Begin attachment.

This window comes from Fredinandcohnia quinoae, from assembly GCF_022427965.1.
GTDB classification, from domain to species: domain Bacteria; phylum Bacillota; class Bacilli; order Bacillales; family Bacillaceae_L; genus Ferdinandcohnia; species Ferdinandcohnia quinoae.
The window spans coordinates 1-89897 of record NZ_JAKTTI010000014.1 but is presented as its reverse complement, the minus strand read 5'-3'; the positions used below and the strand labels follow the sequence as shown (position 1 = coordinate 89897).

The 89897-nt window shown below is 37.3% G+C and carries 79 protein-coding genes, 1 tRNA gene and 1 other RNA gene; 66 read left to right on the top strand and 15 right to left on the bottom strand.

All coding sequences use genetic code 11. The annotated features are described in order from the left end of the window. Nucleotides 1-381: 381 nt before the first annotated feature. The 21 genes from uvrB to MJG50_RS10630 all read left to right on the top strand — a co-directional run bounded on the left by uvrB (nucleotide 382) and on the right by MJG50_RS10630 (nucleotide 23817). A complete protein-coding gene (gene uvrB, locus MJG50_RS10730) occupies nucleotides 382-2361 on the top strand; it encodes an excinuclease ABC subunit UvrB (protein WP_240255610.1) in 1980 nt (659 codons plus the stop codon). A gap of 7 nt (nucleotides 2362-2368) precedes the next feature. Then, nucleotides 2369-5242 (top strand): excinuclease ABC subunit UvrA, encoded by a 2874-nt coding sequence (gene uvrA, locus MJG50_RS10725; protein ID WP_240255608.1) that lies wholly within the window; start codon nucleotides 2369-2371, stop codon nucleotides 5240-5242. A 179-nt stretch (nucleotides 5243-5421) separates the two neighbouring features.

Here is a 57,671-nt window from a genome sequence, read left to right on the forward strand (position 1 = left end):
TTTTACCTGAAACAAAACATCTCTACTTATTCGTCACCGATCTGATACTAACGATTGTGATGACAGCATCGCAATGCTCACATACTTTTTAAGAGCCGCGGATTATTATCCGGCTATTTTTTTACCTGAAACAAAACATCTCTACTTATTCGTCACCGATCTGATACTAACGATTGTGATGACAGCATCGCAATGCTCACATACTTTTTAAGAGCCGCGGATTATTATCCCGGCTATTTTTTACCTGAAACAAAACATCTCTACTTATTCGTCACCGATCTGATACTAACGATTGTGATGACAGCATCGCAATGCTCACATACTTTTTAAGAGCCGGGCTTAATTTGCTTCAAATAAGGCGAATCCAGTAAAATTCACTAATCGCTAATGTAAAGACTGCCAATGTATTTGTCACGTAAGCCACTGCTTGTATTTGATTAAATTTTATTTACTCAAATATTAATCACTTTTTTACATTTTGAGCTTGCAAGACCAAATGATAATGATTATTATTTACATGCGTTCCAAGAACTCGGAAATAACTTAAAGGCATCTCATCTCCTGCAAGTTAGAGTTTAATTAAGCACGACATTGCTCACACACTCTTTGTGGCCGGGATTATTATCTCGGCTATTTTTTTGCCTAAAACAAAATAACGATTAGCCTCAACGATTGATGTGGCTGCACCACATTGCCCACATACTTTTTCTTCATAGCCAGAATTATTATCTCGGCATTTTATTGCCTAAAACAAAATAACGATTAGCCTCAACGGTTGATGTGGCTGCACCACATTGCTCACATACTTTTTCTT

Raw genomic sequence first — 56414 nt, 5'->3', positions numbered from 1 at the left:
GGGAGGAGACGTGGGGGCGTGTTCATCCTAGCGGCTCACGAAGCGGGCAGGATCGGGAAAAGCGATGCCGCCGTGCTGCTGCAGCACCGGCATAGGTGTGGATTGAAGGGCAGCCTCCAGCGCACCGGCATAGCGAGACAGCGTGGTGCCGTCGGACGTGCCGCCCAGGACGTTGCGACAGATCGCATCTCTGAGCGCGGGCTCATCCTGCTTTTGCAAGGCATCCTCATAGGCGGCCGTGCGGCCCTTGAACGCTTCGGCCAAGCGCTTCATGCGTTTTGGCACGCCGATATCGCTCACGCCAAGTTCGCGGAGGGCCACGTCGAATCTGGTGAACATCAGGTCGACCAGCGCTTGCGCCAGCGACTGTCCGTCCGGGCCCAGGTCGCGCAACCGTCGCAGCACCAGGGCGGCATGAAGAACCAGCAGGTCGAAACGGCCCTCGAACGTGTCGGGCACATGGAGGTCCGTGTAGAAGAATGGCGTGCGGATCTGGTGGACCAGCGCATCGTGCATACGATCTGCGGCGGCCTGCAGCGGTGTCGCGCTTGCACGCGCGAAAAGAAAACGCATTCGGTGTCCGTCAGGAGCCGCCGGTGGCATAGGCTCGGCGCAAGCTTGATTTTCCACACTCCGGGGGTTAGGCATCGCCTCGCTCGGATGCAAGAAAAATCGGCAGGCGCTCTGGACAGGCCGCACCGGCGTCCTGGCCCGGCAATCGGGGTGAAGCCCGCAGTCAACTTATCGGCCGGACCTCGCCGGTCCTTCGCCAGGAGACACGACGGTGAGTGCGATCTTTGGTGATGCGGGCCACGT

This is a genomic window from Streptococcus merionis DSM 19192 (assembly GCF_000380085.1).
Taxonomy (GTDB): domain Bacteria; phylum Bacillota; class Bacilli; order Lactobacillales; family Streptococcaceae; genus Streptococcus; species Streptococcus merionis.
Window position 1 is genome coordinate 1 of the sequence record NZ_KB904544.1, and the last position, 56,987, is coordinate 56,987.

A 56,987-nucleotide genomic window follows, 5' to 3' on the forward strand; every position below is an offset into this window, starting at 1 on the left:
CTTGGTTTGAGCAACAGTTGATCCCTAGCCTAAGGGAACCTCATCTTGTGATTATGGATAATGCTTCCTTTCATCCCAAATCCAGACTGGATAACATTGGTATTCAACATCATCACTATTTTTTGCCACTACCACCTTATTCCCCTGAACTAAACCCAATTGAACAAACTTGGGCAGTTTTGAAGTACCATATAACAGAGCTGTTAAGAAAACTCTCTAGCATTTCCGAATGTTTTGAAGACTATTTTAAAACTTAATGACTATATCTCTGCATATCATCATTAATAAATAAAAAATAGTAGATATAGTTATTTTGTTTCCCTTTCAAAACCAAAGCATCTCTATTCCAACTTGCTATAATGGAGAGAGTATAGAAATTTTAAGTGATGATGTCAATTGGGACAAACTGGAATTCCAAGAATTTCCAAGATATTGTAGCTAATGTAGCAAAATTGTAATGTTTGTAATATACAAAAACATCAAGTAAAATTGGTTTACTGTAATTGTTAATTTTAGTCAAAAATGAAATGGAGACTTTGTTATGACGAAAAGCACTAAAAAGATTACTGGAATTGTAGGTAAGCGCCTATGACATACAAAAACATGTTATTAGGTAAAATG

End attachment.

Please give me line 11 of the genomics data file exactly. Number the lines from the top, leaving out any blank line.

Taxonomy (GTDB): domain Bacteria; phylum Bacillota; class Bacilli; order Lactobacillales; family Streptococcaceae; genus Streptococcus; species Streptococcus merionis.